Concert: June 28 at St. Patrick’s Chapel, St. Patrick’s College
Conductor: Joseph Cullen
Symphony: Maynooth Symphonia
While writing Jephtha in 1751, Handel’s sight began to fail, and it proved to be his last oratorio. By the time he finished, he was almost completely blind. Apropos of both the biblical story on which it is based and the tragedy of Handel’s failing physical faculties at the height of his creative powers, the piece courses with themes of fate and resignation: “Whatever is, is right.”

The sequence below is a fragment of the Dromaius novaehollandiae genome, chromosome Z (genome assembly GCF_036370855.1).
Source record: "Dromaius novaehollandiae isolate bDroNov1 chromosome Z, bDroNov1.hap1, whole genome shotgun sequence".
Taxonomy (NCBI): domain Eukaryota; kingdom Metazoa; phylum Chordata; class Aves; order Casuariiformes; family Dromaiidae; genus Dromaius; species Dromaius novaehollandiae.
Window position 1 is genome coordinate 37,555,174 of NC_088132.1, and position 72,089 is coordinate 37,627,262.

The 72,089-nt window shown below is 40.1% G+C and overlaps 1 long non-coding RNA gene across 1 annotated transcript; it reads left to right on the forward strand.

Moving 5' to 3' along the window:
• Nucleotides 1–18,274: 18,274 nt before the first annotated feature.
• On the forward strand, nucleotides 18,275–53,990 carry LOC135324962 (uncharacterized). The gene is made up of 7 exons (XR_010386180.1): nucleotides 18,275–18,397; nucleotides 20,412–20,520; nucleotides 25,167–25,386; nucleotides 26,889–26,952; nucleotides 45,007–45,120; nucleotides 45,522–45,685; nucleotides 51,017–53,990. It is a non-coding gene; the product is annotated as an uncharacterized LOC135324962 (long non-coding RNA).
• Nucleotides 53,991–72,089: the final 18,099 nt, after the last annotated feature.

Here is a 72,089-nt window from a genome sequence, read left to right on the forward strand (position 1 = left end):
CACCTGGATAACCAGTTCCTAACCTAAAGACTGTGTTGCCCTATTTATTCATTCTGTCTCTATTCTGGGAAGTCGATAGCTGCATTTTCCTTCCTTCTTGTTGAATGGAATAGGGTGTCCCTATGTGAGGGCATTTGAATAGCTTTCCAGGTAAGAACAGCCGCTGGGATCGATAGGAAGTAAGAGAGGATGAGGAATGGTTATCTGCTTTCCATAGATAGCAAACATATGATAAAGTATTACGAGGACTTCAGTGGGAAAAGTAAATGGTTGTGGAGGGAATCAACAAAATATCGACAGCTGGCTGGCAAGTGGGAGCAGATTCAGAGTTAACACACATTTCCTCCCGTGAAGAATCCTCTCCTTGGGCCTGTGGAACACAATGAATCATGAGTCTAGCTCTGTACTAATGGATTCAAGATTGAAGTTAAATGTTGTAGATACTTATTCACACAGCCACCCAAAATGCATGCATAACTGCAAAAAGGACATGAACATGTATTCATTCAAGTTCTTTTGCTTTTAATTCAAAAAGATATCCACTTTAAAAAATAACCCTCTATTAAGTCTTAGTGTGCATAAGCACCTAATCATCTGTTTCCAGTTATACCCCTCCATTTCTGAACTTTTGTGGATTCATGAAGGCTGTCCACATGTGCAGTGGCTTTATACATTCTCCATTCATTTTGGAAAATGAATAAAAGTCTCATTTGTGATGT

This story revolves around the warrior Jephtha’s promise to God that if he is victorious in leading the Israelites in battle against the Ammonites, he will sacrifice the first creature he meets on his return. That turns out to be his beloved daughter Iphis. The biblical story, from the book of Judges, strongly suggests that Jephtha ultimately kept his promise, but in Handel’s version an angel intervenes. This masterpiece is especially noted for the recitative Deeper, and deeper still and the aria Waft her, angels, thro' the skies, one of Handel's most beautiful.